A MOMENT is a shared experience that happens in the blink of an eye. Music happens when a note is played in a MOMENT. War starts the MOMENT a “bomb” is dropped. A parent is made the MOMENT of their child’s first cry. Love starts when two people have a MOMENT. It’s the first time you drive a car, have your first kiss, first drink, first view of the ocean, first snowball, first… that first MOMENT feeling. Then there is the first fall, first break up, first fit of anger, first crash, first broken bone. Life is a series of MOMENTS: the ones we cherish and the ones we fear. I believe it is what we do with those MOMENTS that make us who we are.
The first time I saw my wife, we had a MOMENT. It is burned in my memory forever. I look back at that MOMENT and know that I will never get it back, but remember it as part of the series of MOMENTS that made her the one person in the world I can’t live without. If I lived looking back at that one MOMENT to define me, I would not have much to live for. It's the new MOMENTS we share that make us thrive. It’s the MOMENT I see her walk through the door after work. It’s the MOMENT I see her lips turn up and eyes roll back when I say something funny. It’s the tilt of her head towards me when she needs a hug. I cherish those moments because I acted on that first MOMENT.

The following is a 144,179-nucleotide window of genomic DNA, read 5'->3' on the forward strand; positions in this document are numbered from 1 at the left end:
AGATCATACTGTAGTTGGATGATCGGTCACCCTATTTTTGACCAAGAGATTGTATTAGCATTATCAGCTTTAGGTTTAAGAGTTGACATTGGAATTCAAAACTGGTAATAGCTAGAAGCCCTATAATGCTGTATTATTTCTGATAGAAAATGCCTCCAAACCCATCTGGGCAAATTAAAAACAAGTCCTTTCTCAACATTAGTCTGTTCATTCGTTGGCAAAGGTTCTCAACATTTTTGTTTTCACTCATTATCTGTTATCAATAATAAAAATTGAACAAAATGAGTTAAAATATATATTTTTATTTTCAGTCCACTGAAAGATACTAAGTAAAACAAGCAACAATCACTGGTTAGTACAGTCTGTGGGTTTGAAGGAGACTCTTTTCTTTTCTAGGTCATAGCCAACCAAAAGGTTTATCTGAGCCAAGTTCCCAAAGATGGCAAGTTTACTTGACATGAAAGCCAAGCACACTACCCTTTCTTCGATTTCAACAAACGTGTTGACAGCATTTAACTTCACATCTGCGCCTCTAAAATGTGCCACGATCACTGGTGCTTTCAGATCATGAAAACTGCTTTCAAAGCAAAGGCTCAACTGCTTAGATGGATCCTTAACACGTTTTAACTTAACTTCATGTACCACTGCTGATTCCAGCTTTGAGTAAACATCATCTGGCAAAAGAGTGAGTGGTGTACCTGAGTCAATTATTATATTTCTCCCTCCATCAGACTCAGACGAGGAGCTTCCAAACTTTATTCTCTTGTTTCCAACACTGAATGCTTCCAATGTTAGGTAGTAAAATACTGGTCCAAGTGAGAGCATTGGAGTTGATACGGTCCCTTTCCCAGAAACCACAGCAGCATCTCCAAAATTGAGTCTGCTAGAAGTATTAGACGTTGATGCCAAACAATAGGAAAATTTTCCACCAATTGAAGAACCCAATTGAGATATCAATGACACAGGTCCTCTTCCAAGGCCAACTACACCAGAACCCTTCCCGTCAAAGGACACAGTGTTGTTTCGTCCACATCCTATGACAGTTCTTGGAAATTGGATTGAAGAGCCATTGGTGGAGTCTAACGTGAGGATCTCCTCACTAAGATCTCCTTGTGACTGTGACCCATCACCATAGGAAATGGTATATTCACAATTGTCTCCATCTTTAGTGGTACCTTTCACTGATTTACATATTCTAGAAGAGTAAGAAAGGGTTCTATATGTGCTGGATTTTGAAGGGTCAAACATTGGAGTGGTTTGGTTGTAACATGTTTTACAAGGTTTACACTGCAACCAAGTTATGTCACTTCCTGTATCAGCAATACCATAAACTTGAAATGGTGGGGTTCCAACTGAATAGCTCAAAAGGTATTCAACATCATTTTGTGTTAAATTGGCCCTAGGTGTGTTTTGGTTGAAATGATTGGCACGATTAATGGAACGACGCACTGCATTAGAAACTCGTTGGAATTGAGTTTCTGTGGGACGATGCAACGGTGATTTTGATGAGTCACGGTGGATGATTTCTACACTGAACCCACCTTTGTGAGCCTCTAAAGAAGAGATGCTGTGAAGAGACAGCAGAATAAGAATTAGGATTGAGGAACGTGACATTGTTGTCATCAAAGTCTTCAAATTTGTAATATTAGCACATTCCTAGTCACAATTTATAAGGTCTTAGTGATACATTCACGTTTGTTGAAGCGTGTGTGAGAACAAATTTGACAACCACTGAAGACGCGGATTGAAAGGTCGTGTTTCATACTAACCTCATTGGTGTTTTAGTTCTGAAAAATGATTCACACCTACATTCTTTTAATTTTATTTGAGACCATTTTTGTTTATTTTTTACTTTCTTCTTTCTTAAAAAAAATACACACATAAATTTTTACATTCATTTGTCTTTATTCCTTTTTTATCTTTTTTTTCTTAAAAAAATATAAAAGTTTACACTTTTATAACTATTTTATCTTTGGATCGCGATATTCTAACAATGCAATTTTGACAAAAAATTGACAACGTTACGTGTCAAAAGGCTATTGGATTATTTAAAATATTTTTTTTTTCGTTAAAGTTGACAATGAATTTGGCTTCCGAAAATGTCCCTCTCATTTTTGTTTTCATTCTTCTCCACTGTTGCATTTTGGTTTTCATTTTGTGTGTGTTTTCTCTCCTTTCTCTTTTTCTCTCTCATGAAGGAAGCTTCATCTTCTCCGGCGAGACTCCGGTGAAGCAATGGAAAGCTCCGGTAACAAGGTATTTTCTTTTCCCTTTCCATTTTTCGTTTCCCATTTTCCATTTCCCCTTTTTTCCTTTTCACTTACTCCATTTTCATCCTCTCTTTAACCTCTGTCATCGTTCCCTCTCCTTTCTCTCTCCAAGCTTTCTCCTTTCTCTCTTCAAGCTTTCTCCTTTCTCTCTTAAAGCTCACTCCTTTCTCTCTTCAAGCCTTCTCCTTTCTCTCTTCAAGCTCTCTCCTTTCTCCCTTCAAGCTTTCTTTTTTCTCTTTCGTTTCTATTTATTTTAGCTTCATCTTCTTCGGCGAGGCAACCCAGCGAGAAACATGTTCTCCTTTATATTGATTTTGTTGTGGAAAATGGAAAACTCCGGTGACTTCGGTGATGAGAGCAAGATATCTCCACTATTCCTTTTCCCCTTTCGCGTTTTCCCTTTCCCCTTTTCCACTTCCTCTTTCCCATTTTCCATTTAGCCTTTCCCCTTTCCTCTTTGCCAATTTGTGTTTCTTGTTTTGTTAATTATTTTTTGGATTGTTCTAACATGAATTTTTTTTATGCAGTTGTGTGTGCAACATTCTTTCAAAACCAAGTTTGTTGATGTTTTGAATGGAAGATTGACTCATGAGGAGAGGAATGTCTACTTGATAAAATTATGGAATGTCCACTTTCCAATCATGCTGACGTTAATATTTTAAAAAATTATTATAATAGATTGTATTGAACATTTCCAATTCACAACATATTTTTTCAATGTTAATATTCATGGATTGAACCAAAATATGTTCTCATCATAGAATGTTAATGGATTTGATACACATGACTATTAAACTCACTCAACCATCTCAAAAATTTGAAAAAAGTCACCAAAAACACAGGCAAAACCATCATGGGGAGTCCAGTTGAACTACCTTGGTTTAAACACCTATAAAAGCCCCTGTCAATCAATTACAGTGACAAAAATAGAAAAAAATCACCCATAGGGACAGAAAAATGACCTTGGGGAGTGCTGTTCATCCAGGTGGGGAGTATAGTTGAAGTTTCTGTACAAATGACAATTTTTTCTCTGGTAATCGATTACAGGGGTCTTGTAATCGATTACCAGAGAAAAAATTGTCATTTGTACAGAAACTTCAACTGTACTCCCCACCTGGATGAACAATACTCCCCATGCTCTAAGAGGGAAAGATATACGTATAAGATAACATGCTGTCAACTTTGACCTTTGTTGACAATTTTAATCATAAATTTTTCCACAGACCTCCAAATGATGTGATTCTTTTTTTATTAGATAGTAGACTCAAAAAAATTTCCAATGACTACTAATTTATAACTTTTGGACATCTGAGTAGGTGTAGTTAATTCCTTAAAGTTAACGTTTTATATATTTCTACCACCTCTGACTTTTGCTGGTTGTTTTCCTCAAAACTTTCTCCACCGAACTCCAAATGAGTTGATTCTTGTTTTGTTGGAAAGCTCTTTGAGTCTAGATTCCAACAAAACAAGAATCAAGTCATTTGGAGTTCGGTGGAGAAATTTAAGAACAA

The village earth that we all live in is a collection of shared MOMENTS. The MOMENT we first made fire. The MOMENT we first set sail, the MOMENT we first wrote, the MOMENT we first flew, the MOMENT of the first phone call, the first picture, the first movie, the first man in space. The bombing of Pearl Harbor, genocide in Rwanda, Cambodia, Bosnia, school shootings, suicide bombings, the MOMENT the towers fell. Shock and awe.
All of those MOMENTS are big MOMENTS; the good and the bad. These MOMENTS and the ones that follow are a series of less significant MOMENTS that make us who we are. It’s the little MOMENTS that lead us to a world of unity or division, that build community or create isolationism, that build nations or unite races, that quench thirst or bring starvation, that divide neighbors or invite us to embrace strangers.